It’s all become very clear to me. This mating call with Scott Boras has all of the fingerprints of Peter Angelos and his intense will to get Teixeira in a orange uniform on Opening Day. And it’s not much different than when Ravens owner Steve Bisciotti “strongly recommended” to Ozzie Newsome that Joe Flacco needed to be a Raven eight months ago. Turns out, Bisciotti has made several good calls in 2008.

It’s not like Ozzie to want to deal up in the draft and give up picks on draft day. And it’s not like Andy McPhail to want to pay a first baseman $150 million or more over seven years. It’s almost against everything in his baseball DNA. McPhail, who was told 18 months ago to slash the payroll and save (and or make) the team more money by promising the populace “young talent” and “working through the draft” and “obtaining lots of young arms” and “building through the farm” (all his words, not mine), clearly understands the team’s ongoing public relations nightmare and lack of passion within the fan base. There’s nothing about signing Mark Teixeira – short of the price tag — that is a bad play for the Orioles in a short term “win back the people of Baltimore” ploy. It’s a good ploy, mind you. It’s the best thing the franchise can possibly do to say: “We’re trying and we care as much as you do!” (Even though I think answering questions from real journalists would be a distant second place.)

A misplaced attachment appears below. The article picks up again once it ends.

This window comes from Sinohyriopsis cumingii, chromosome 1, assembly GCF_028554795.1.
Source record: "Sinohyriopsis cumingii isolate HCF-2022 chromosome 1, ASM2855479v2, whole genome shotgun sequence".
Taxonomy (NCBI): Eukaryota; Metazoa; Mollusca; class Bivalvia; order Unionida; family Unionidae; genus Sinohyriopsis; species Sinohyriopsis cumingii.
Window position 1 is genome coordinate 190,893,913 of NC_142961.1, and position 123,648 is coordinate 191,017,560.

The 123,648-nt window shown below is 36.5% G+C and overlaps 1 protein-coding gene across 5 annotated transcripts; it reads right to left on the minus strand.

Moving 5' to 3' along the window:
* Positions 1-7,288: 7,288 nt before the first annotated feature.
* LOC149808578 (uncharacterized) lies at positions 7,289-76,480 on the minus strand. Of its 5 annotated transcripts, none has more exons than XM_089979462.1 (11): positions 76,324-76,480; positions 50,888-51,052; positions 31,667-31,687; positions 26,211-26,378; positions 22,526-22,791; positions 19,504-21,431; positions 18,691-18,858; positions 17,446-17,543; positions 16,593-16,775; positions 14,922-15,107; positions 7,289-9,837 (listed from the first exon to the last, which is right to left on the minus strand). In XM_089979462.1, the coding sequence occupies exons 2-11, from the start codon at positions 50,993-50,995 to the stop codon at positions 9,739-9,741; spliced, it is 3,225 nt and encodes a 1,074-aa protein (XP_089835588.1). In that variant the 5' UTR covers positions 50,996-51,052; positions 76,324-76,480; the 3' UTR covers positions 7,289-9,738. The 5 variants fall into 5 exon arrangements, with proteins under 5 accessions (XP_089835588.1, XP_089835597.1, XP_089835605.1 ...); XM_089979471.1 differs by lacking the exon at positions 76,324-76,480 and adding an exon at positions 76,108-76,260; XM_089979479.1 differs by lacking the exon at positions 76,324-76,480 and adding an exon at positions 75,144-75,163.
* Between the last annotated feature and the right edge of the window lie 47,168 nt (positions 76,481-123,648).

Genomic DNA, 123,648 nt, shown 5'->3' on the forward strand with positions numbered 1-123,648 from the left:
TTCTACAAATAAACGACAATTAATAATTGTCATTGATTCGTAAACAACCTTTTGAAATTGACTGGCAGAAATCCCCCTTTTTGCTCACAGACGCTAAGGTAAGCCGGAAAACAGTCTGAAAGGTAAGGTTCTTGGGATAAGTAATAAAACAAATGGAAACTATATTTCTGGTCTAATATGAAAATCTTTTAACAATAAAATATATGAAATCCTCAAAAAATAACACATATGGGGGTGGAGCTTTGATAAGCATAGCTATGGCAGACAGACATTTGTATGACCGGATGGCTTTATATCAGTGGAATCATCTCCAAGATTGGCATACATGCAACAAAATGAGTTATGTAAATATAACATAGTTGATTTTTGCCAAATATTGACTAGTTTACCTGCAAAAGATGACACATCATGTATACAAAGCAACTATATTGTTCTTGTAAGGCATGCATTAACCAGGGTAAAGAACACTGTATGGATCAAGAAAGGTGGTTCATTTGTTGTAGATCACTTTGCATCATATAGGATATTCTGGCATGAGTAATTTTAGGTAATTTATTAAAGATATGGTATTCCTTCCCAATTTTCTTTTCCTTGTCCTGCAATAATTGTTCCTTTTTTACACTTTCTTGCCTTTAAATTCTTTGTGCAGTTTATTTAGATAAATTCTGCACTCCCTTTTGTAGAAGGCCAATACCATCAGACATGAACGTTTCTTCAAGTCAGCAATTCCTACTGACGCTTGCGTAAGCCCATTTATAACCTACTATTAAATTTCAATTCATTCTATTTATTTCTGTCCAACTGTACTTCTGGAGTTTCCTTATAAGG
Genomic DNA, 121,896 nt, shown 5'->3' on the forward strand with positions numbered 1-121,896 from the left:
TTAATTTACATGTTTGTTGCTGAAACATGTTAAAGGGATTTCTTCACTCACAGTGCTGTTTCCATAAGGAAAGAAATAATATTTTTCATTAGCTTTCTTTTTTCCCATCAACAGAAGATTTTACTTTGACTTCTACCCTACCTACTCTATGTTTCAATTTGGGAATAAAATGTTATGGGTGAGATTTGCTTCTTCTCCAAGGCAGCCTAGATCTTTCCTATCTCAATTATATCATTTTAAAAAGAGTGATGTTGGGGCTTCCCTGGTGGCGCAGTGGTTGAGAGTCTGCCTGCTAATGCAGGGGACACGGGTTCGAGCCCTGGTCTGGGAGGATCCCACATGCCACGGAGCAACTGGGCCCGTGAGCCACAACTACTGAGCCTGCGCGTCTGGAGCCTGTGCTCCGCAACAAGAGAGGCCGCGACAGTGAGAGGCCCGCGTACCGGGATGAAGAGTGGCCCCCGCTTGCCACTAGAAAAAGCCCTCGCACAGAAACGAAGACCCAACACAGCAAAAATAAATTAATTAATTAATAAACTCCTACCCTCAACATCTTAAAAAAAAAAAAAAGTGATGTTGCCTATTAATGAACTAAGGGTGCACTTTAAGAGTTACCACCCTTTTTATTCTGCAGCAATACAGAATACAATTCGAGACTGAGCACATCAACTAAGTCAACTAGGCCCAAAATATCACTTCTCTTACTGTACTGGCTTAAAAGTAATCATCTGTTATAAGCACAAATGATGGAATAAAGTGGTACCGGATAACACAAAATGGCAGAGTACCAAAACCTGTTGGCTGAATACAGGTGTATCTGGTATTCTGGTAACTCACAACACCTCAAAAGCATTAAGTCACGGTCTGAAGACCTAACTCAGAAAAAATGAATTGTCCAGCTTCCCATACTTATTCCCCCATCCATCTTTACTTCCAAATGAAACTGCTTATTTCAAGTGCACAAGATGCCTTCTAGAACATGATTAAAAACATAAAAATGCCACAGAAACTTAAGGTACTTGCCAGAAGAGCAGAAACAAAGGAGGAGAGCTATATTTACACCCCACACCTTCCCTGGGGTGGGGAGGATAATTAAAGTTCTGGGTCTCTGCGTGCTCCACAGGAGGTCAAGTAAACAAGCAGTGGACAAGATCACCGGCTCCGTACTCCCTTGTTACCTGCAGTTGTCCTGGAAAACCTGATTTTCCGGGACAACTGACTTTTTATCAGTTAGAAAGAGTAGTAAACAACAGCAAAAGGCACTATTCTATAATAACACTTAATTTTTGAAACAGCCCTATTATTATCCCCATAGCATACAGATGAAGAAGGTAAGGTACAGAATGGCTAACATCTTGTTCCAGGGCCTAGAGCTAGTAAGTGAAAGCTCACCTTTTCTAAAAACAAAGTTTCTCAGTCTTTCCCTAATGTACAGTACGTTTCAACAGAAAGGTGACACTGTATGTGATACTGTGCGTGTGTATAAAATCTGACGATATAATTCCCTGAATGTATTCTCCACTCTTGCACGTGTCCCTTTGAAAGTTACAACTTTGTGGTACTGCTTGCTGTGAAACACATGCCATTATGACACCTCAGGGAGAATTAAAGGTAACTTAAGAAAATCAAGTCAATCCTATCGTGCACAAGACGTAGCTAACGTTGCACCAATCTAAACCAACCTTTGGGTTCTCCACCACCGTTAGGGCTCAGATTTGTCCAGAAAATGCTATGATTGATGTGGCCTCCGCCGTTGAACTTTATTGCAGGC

They have millions of excess dollars that they’ve pocketed over the past few years via their obscene MASN deal. They finally have some useful, young talent on the field (Nick Markakis, Brian Roberts, Adam Jones, Luke Scott, Jeremy Guthrie and potentially Matt Wieters) to build around. And let’s be honest – when will the team EVER get a chance to sign a superstar player who grew up in Baltimore and actually remembers the greatness of the Orioles that we all are wondering if we will ever experience as a community again?

Angelos NEEDS to get Teixeira in an orange jersey before Christmas. At least HE feels he needs to and at no point does McPhail even appear to factor into the equation. And, honestly, Angelos is probably right.  He needs something to “make a splash” and it’s not signing more minor league free agents in March. Bringing in Teixeira shows that they’re serious about trying to win. And it’s been a little while since we could say that.